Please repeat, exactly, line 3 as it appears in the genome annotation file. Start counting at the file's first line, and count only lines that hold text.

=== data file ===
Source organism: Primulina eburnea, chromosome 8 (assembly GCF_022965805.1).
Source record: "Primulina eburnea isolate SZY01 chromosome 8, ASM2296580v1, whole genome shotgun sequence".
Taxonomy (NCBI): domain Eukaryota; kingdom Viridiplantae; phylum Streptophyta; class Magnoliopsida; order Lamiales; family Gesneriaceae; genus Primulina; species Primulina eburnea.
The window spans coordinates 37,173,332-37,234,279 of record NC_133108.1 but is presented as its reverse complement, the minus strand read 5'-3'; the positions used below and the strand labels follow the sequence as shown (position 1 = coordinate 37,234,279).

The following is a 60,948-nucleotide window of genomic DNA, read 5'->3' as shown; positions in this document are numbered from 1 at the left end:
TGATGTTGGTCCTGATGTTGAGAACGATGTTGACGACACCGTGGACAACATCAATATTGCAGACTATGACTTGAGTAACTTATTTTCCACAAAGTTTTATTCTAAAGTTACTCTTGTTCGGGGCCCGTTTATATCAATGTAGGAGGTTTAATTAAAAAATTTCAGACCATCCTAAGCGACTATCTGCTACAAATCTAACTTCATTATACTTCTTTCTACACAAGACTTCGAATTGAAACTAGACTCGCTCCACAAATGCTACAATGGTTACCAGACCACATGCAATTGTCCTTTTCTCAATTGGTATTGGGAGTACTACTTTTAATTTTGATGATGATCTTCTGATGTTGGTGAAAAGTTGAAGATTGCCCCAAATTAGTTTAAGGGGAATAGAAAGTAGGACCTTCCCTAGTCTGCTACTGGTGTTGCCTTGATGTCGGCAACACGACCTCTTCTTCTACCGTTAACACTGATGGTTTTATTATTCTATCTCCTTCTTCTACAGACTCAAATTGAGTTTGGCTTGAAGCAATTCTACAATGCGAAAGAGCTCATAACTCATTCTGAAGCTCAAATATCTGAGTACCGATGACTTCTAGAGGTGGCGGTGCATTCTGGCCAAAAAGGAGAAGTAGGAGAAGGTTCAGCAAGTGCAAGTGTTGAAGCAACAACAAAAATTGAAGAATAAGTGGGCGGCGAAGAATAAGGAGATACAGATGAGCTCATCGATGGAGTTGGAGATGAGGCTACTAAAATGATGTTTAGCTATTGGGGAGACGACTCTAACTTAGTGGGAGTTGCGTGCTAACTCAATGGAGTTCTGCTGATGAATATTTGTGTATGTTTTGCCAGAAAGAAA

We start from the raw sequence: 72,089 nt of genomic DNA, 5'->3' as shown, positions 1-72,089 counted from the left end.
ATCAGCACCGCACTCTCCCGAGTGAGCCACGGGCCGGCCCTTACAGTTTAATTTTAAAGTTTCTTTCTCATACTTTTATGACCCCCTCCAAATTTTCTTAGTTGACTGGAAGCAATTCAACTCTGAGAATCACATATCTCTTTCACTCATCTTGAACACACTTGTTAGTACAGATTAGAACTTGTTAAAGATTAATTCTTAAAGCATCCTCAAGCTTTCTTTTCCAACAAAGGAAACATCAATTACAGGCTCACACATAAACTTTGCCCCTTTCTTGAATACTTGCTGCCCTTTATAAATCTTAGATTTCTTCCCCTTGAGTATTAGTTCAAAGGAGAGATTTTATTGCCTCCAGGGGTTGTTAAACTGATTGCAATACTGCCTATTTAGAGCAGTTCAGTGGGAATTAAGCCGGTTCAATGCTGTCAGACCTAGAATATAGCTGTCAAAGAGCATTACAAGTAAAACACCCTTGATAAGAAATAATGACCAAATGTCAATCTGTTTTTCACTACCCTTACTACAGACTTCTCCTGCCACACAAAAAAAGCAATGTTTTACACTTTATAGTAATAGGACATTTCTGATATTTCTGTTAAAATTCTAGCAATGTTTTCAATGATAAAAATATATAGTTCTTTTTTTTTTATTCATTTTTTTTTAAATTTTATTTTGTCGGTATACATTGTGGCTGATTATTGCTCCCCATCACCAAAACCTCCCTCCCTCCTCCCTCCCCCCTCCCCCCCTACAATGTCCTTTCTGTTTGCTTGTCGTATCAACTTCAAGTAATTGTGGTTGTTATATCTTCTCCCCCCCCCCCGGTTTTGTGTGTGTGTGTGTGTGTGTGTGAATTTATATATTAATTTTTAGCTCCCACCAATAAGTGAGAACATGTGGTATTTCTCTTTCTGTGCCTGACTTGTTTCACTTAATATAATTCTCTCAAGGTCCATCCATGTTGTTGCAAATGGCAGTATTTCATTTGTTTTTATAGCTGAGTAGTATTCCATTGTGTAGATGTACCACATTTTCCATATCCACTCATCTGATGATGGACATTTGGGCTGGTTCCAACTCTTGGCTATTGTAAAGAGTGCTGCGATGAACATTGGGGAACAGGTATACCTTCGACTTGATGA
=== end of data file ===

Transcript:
Taxonomy (NCBI): domain Eukaryota; kingdom Viridiplantae; phylum Streptophyta; class Magnoliopsida; order Lamiales; family Gesneriaceae; genus Primulina; species Primulina eburnea.